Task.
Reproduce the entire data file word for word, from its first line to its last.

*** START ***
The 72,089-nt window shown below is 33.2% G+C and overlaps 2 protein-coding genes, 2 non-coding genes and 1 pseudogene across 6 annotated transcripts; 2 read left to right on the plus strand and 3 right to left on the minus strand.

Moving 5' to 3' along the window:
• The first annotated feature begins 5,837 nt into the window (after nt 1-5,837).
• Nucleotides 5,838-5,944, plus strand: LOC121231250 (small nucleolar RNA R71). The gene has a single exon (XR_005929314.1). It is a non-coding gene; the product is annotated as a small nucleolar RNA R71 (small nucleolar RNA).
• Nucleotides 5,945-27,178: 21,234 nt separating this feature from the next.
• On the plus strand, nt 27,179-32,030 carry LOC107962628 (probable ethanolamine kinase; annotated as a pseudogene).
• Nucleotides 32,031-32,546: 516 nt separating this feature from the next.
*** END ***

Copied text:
The 72,089-nt window shown below is 33.2% G+C and overlaps 2 protein-coding genes, 2 non-coding genes and 1 pseudogene across 6 annotated transcripts; 2 read left to right on the plus strand and 3 right to left on the minus strand.

Moving 5' to 3' along the window:
• The first annotated feature begins 5,837 nt into the window (after nt 1-5,837).
• Nucleotides 5,838-5,944, plus strand: LOC121231250 (small nucleolar RNA R71). The gene has a single exon (XR_005929314.1). It is a non-coding gene; the product is annotated as a small nucleolar RNA R71 (small nucleolar RNA).
• Nucleotides 5,945-27,178: 21,234 nt separating this feature from the next.
• On the plus strand, nt 27,179-32,030 carry LOC107962628 (probable ethanolamine kinase; annotated as a pseudogene).
• Nucleotides 32,031-32,546: 516 nt separating this feature from the next.